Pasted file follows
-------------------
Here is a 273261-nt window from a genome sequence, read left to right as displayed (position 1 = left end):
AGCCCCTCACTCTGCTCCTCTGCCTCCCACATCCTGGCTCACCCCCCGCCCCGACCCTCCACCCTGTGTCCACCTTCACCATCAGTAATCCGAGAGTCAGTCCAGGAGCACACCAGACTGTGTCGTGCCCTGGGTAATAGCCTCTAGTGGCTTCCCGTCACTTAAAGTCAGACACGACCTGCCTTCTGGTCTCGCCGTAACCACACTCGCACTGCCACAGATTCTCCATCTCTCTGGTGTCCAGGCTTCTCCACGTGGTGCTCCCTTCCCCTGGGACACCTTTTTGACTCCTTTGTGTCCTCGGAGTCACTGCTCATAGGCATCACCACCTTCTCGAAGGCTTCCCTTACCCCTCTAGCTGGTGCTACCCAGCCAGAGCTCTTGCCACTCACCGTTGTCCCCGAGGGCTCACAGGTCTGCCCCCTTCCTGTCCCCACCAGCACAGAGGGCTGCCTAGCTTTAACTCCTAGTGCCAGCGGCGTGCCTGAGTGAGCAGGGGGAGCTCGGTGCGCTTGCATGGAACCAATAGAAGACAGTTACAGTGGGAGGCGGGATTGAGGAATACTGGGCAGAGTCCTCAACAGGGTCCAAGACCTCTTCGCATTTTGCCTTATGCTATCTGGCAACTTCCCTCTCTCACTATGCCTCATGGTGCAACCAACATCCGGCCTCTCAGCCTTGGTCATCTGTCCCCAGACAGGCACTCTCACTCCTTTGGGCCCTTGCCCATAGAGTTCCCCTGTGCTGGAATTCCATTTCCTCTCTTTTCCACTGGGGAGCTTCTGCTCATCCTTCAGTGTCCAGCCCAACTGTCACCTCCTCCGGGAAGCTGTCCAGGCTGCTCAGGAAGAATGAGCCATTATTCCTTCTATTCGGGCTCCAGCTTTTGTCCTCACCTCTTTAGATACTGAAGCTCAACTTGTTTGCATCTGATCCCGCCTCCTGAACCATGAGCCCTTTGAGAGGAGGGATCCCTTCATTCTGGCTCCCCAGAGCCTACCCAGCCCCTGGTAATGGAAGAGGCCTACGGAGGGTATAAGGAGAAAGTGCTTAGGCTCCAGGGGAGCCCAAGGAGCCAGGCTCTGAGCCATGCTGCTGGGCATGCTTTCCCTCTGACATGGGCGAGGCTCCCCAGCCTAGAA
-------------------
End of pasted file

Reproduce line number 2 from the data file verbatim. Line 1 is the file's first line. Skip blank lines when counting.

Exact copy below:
AGCCCCTCACTCTGCTCCTCTGCCTCCCACATCCTGGCTCACCCCCCGCCCCGACCCTCCACCCTGTGTCCACCTTCACCATCAGTAATCCGAGAGTCAGTCCAGGAGCACACCAGACTGTGTCGTGCCCTGGGTAATAGCCTCTAGTGGCTTCCCGTCACTTAAAGTCAGACACGACCTGCCTTCTGGTCTCGCCGTAACCACACTCGCACTGCCACAGATTCTCCATCTCTCTGGTGTCCAGGCTTCTCCACGTGGTGCTCCCTTCCCCTGGGACACCTTTTTGACTCCTTTGTGTCCTCGGAGTCACTGCTCATAGGCATCACCACCTTCTCGAAGGCTTCCCTTACCCCTCTAGCTGGTGCTACCCAGCCAGAGCTCTTGCCACTCACCGTTGTCCCCGAGGGCTCACAGGTCTGCCCCCTTCCTGTCCCCACCAGCACAGAGGGCTGCCTAGCTTTAACTCCTAGTGCCAGCGGCGTGCCTGAGTGAGCAGGGGGAGCTCGGTGCGCTTGCATGGAACCAATAGAAGACAGTTACAGTGGGAGGCGGGATTGAGGAATACTGGGCAGAGTCCTCAACAGGGTCCAAGACCTCTTCGCATTTTGCCTTATGCTATCTGGCAACTTCCCTCTCTCACTATGCCTCATGGTGCAACCAACATCCGGCCTCTCAGCCTTGGTCATCTGTCCCCAGACAGGCACTCTCACTCCTTTGGGCCCTTGCCCATAGAGTTCCCCTGTGCTGGAATTCCATTTCCTCTCTTTTCCACTGGGGAGCTTCTGCTCATCCTTCAGTGTCCAGCCCAACTGTCACCTCCTCCGGGAAGCTGTCCAGGCTGCTCAGGAAGAATGAGCCATTATTCCTTCTATTCGGGCTCCAGCTTTTGTCCTCACCTCTTTAGATACTGAAGCTCAACTTGTTTGCATCTGATCCCGCCTCCTGAACCATGAGCCCTTTGAGAGGAGGGATCCCTTCATTCTGGCTCCCCAGAGCCTACCCAGCCCCTGGTAATGGAAGAGGCCTACGGAGGGTATAAGGAGAAAGTGCTTAGGCTCCAGGGGAGCCCAAGGAGCCAGGCTCTGAGCCATGCTGCTGGGCATGCTTTCCCTCTGACATGGGCGAGGCTCCCCAGCCTAGAA